President Obama has yet to show a moral impulse for using force in Syria to end the slaughter. While he condemns the killing of innocents, he has not justified military intervention in the way that he did after ordering air attacks on Libya last year:
“As president, I refused to wait for the images of slaughter and mass graves before taking action.”
Mr. Obama’s actions in Libya were designed to merely prevent the wholesale killing of an entire city, Benghazi. In Syria, the images of mass graves and slaughter have been everywhere on the Internet for months. As many as 7,000 civilians have been killed.
Why the inconsistency in Obama’s apparent humanitarianism?
It may be due to the fact that he is a realist in foreign policy, not an idealist. He tries to deal with the world effectively as it is rather than move it toward an ideal state, such as more democracy.
Is there a realist solution then to Syria’s slaughter, one that might justify even small military steps, such as a no-fly zone or securing a safe area for refugees within Syria?
The answer could lie in Obama’s Feb. 4 prediction of an “inevitable collapse” for the regime of Bashar al-Assad. In other words, the tipping point is near.
If that is the case, the realist would want to be in on the ground floor of the post-Assad era, retaining America’s interests in this most pivotal of Middle East countries.
So far, however, Iran and its proxy, Hezbollah, have sent thousands of forces into Syria to help the regime. And Russia keeps supplying arms to Syria while its foreign minister just met with Mr. Assad.
The United States has done little to help unify the Syrian opposition or provide it funding. While the US ambassador to Damascus did venture to Syrian towns last year where dissidents are strong, American agents are probably not operating in the country.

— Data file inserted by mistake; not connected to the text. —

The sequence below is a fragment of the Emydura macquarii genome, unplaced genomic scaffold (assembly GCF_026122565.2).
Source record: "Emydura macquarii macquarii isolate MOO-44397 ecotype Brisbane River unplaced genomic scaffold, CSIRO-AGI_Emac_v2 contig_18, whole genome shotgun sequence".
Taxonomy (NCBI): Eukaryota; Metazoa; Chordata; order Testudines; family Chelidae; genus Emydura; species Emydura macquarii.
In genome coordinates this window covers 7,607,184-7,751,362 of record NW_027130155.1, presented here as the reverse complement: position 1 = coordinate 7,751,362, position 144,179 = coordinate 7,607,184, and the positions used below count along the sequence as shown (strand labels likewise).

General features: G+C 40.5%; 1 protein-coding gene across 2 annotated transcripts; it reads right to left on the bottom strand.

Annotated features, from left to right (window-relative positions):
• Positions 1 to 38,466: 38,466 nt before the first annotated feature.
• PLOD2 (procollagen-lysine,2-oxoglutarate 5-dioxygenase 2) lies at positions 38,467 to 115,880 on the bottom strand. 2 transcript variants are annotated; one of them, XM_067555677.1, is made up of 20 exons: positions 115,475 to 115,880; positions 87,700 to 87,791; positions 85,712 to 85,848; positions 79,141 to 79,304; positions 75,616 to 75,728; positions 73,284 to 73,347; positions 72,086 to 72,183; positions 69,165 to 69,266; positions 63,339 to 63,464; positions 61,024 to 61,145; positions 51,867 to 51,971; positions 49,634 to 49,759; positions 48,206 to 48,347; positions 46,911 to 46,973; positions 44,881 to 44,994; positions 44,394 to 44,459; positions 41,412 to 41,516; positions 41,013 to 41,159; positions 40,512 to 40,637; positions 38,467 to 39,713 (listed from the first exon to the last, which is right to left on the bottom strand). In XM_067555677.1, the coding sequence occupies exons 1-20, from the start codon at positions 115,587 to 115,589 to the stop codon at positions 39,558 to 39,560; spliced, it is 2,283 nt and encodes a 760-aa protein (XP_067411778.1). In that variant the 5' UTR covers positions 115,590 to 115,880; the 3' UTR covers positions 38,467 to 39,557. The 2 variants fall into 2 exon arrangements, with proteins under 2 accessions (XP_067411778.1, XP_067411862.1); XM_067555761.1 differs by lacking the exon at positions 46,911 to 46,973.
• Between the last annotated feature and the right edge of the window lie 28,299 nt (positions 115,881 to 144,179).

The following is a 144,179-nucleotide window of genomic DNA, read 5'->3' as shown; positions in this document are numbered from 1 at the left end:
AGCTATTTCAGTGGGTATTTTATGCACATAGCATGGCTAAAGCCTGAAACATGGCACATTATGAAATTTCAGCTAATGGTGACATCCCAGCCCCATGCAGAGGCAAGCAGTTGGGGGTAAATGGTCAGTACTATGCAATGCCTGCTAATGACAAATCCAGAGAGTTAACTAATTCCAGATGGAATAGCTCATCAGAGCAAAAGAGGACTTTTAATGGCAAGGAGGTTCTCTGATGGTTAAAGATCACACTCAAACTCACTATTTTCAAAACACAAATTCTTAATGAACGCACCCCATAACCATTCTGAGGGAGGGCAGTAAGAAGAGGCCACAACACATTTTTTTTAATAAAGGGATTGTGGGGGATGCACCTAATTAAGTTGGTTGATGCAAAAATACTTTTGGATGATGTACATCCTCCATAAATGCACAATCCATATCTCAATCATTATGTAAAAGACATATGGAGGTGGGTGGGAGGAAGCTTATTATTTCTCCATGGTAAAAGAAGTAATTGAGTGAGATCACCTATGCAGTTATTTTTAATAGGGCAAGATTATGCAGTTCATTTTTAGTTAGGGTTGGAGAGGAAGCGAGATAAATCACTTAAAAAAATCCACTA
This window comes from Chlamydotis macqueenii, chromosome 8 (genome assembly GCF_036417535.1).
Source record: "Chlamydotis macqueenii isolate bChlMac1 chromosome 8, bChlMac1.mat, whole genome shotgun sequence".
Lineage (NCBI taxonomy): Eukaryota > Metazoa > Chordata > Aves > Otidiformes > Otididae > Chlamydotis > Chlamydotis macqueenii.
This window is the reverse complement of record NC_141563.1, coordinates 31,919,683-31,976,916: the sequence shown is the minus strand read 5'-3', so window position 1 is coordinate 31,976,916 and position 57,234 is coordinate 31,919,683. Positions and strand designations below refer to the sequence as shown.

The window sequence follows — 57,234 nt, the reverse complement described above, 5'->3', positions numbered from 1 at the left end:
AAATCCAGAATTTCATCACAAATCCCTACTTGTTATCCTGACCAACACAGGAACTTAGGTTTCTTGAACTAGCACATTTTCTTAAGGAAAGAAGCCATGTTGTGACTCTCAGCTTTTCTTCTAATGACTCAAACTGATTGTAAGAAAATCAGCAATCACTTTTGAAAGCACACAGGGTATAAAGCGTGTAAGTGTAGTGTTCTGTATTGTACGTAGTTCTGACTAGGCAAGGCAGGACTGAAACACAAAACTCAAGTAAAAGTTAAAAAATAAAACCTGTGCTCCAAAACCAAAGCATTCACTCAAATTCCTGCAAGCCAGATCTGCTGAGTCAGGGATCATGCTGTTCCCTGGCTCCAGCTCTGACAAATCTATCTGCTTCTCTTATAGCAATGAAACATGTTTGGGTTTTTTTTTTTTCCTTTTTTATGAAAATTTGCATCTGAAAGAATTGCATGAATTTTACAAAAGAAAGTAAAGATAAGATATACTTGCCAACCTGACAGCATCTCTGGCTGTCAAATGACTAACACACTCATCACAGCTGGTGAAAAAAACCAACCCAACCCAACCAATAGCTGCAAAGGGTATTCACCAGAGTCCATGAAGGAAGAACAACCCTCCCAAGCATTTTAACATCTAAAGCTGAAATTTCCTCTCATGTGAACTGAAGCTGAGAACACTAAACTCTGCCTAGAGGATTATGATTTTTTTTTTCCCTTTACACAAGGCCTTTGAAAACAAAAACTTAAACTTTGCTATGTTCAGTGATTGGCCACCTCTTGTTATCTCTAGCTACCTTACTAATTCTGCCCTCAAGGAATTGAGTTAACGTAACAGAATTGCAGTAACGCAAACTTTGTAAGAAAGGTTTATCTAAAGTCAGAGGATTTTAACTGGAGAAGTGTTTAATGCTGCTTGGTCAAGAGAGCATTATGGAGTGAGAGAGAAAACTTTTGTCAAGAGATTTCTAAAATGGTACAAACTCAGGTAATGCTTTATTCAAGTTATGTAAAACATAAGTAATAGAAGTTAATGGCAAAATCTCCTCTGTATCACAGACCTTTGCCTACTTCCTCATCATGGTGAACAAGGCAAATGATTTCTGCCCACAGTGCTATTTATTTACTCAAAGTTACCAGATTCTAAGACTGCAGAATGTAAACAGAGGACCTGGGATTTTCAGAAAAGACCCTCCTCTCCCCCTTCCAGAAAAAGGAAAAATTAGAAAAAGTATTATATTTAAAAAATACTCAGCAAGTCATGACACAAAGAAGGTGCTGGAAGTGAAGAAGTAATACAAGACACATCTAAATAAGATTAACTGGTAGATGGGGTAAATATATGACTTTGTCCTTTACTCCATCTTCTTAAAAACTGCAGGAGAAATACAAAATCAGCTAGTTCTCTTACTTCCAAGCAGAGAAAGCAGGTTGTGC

Last week, the Obama administration did talk of forming a loose alliance of nations to further pressure Mr. Assad. But that is only an initial reaction to the veto by Russia and China of a UN Security Council resolution asking Assad to step down.
At the least, any non-United Nations coalition should be set up now to deal with the potential chaos if Assad should suddenly fall. Syria is riven with ethnic and sectarian differences. The ruling Alawite clan of Assad has either persuaded or threatened other minorities to stay in line, claiming the majority Sunni Muslims will harm them. Tens of thousands of refugees will need help. A new government will need support for years.
There’s a lesson to be learned from Obama’s hesitancy a year ago in not helping force Hosni Mubarak out of power in Egypt. It gave the US a weak hand in Cairo’s still-turbulent politics. Now with Syria, the US should be helping forcefully to end an even more ruthless regime. It would provide influence to salvage US interests in the region, from protecting Israel to containing Iran.
America’s strategic interests can sometimes justify humanitarian intervention.
In 1999, President Clinton sought to end instability in Europe among the former Soviet-bloc nations. He launched an 11-week aerial attack on the militant regime in Serbia. But Mr. Clinton also protected the people of Kosovo from slaughter. And the military campaign worked without the loss of one American life.
Very idealist. Very realist, too.